The home site of the Round Hill Society, a community group of the residents of Round Hill in Brighton, England. The site contains information about the area, latest news and reflections on life in Round Hill.
Richmond, d’Aubigny and Lennox Roads
Royalty do things on a differently to the rest of us. When Charles II had a son by Lady Louise de Penancoet de Keroualle he was not her husband. But illegitimacy should not be a barrier to the future prosperity of a son of the king, so Charles granted him an English dukedom (Richmond) and a Scottish one (Lennox). The second Duke of Richmond was born on the English estate (Goodwood, near Chichester) and also received a third dukedom – in France this time – Duc d’Aubigny.
All this was way back in the early 18th century, and Round Hill was just open fields then.
View of Brighton 1819, drawn by J Cordwell, engraved by D Howell August. This field of wheat is Round Hill.
But the 4th Duke had 14 children, 8 of them male. They couldn’t all take over the family estates, so the second son – Lord John George Lennox – became an MP, initially for Chichester, then Sussex and later West Sussex, spanning the years 1819 to 1841. This must have had him moving about more, and gave him a better Brighton connection. He had 4 children including two sons, who became Major General Frederick Francis Lennox who married twice and had seven children. His younger brother rose higher in the army, but more importantly for this story is buried in Woodvale cemetery. He was General Sir Wilbraham Oates Lennox. Born at Goodwood in 1830, lived at East Pallant House, Chichester where he was a Justice of the Peace.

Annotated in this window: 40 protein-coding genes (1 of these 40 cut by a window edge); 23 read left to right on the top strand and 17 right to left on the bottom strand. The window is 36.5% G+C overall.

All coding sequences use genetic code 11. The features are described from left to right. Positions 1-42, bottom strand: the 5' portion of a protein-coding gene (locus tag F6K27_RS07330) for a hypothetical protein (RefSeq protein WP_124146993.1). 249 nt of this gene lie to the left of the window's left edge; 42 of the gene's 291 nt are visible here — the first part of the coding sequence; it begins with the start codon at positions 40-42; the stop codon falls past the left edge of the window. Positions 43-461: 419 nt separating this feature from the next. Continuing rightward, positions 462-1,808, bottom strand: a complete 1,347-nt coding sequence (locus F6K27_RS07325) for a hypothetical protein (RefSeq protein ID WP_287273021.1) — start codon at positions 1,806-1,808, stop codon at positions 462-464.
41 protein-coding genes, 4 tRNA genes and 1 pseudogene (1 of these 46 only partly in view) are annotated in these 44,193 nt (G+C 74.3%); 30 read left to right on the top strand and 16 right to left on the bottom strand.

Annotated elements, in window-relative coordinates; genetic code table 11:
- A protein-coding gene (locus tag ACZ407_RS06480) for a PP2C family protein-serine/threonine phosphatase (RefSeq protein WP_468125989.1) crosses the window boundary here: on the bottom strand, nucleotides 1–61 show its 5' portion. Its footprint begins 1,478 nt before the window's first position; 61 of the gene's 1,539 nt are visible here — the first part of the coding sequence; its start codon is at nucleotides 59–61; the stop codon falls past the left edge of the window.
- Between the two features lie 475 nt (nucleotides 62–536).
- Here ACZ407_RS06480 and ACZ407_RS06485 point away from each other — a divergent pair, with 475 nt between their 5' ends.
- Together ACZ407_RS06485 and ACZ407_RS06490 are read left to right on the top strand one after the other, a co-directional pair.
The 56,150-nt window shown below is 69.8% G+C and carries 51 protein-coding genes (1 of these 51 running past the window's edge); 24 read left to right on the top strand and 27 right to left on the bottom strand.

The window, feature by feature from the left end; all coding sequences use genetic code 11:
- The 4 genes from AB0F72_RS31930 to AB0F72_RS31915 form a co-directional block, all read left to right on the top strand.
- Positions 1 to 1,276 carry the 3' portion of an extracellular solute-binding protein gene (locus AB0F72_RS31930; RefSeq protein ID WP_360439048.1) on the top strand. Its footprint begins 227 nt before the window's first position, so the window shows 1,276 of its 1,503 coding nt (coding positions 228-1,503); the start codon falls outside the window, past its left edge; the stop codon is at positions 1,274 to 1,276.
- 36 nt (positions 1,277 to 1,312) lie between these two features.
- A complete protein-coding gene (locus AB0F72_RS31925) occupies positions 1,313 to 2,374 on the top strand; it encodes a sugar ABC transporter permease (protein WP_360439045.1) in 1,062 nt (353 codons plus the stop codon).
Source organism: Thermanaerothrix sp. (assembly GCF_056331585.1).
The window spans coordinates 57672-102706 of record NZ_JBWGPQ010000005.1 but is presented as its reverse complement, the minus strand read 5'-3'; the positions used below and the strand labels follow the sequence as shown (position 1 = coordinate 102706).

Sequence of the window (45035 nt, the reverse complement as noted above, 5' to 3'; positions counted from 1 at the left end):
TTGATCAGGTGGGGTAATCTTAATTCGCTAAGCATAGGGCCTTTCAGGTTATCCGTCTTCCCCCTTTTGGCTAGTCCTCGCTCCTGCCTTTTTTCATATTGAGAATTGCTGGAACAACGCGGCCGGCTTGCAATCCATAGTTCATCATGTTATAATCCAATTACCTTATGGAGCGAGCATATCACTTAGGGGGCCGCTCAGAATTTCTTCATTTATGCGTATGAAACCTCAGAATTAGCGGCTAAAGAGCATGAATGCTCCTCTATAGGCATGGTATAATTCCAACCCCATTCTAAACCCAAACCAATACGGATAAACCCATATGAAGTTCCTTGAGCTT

He also had a military career with the Royal Engineers, and won the Victoria Cross at Sevastopol during the Crimean War. He fought all over Europe between 1854 and 1877, married twice and had seven children. He died in London in 1897. So why is he buried in Brighton?
General Sir Wilbraham Oates Lennox VC KCB RE (from a portrait in the Royal Engineers Museum)
Whatever the reason, the developers of Round Hill saw a sufficient connection to the Lennox family to plan roads here named after their three principal estates – Richmond, Lennox and D’Aubigny.
You may have missed Lennox Road, but not if you have read the story on page 4, where it is shown on the map – planned, but never built. The Victoria Cross Trust is trying to raise £25k to restore the family grave. The Trust observes that the present Duke is unaware of the family connection, and no offer of financial assistance has been forthcoming.
The Lennox Family plot at Woodvale cemetery.This page was last updated by Ted on 12-Jul-2022